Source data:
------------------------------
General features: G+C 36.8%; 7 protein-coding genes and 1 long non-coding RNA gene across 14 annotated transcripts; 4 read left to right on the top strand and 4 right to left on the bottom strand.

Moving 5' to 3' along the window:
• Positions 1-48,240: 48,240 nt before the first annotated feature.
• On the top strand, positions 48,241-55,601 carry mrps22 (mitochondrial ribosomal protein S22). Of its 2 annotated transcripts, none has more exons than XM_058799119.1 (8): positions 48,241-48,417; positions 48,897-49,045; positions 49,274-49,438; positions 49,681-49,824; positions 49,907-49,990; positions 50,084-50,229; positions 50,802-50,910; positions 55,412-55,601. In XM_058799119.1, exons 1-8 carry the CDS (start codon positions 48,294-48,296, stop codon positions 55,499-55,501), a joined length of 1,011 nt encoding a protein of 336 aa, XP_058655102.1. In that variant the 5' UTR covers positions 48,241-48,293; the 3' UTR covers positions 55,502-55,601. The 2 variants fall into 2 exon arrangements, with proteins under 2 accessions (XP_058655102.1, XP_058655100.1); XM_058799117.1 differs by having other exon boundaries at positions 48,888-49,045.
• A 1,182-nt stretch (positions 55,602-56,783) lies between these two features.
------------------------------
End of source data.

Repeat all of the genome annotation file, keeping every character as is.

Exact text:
General features: G+C 36.8%; 7 protein-coding genes and 1 long non-coding RNA gene across 14 annotated transcripts; 4 read left to right on the top strand and 4 right to left on the bottom strand.

Moving 5' to 3' along the window:
• Positions 1-48,240: 48,240 nt before the first annotated feature.
• On the top strand, positions 48,241-55,601 carry mrps22 (mitochondrial ribosomal protein S22). Of its 2 annotated transcripts, none has more exons than XM_058799119.1 (8): positions 48,241-48,417; positions 48,897-49,045; positions 49,274-49,438; positions 49,681-49,824; positions 49,907-49,990; positions 50,084-50,229; positions 50,802-50,910; positions 55,412-55,601. In XM_058799119.1, exons 1-8 carry the CDS (start codon positions 48,294-48,296, stop codon positions 55,499-55,501), a joined length of 1,011 nt encoding a protein of 336 aa, XP_058655102.1. In that variant the 5' UTR covers positions 48,241-48,293; the 3' UTR covers positions 55,502-55,601. The 2 variants fall into 2 exon arrangements, with proteins under 2 accessions (XP_058655102.1, XP_058655100.1); XM_058799117.1 differs by having other exon boundaries at positions 48,888-49,045.
• A 1,182-nt stretch (positions 55,602-56,783) lies between these two features.